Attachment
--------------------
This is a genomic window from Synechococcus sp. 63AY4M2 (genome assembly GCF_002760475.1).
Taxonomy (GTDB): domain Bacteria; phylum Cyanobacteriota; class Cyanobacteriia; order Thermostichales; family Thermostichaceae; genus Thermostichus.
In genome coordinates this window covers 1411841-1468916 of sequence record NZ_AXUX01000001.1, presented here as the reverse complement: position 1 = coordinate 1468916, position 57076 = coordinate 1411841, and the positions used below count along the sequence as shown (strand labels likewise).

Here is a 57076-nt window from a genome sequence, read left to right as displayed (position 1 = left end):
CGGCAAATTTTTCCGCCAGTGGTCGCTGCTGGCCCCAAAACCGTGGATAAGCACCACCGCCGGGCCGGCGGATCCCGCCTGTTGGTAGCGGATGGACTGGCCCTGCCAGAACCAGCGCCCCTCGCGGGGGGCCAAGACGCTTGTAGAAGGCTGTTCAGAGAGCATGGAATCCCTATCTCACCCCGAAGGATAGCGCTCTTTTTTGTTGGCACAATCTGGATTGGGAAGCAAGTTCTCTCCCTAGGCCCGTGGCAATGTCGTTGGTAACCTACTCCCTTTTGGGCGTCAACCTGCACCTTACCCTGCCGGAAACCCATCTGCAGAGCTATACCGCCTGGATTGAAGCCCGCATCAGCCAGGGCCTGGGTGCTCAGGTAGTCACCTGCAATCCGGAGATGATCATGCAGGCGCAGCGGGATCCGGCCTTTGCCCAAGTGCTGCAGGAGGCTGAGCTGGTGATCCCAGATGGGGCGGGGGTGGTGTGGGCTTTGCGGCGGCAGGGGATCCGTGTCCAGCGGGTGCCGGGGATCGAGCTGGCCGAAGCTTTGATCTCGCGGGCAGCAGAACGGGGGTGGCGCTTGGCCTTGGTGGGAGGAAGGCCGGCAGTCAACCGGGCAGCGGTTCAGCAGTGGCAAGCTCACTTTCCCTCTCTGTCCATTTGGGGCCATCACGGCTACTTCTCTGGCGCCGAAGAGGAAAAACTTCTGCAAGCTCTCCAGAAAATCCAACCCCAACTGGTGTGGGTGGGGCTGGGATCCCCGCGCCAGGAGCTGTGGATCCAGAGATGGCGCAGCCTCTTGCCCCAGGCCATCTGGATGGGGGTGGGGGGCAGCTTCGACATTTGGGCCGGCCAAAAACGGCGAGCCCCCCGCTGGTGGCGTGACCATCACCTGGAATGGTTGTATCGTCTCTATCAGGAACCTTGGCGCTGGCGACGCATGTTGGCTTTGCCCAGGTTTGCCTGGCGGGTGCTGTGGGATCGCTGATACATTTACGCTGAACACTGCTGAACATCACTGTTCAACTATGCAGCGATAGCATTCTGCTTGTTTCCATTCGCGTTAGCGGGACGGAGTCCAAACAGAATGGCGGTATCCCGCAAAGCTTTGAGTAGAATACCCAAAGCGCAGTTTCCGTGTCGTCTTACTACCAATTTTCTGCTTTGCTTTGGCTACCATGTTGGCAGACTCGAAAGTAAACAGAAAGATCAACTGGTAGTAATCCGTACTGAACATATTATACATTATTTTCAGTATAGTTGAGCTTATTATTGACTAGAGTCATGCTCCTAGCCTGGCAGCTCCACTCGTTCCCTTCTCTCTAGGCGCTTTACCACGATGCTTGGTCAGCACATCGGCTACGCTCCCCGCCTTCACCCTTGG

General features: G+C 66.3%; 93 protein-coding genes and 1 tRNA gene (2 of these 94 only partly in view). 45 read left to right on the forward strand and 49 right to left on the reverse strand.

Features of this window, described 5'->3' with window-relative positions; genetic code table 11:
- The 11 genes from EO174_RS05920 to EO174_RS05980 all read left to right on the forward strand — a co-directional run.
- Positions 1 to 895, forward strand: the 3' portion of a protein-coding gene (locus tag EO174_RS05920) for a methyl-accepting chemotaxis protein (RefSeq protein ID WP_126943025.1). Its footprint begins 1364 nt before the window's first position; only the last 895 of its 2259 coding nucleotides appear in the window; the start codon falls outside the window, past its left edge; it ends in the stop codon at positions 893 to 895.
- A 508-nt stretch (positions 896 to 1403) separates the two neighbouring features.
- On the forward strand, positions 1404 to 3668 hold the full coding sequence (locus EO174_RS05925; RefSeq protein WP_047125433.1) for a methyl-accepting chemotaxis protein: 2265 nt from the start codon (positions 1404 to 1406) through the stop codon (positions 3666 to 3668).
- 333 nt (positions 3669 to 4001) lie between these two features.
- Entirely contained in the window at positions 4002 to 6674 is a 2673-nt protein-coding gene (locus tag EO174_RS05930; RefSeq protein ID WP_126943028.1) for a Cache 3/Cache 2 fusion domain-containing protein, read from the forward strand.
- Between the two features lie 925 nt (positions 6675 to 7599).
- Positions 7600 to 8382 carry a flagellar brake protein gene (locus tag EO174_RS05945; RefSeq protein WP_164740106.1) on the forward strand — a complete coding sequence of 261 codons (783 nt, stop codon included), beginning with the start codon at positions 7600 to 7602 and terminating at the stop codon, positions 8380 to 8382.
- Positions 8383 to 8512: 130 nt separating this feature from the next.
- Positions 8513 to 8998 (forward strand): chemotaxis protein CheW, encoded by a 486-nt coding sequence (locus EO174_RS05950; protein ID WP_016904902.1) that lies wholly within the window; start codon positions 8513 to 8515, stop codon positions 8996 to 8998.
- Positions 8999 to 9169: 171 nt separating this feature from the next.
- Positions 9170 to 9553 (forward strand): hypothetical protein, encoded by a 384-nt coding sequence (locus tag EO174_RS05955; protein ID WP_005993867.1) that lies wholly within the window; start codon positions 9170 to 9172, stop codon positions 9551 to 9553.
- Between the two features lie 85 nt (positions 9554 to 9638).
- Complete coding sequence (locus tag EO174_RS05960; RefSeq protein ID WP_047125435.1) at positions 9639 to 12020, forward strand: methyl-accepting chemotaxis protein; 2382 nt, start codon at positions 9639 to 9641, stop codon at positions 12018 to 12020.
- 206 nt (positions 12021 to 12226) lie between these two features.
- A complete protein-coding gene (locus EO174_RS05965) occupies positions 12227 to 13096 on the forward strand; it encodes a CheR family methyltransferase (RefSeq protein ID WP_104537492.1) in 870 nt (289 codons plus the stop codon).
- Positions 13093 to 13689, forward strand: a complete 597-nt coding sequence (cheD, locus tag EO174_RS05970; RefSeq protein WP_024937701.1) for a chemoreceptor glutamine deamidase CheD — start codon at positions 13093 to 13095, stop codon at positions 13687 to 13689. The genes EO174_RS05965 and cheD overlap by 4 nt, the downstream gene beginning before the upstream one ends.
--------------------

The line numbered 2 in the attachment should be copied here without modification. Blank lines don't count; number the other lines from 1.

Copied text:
Taxonomy (GTDB): domain Bacteria; phylum Cyanobacteriota; class Cyanobacteriia; order Thermostichales; family Thermostichaceae; genus Thermostichus.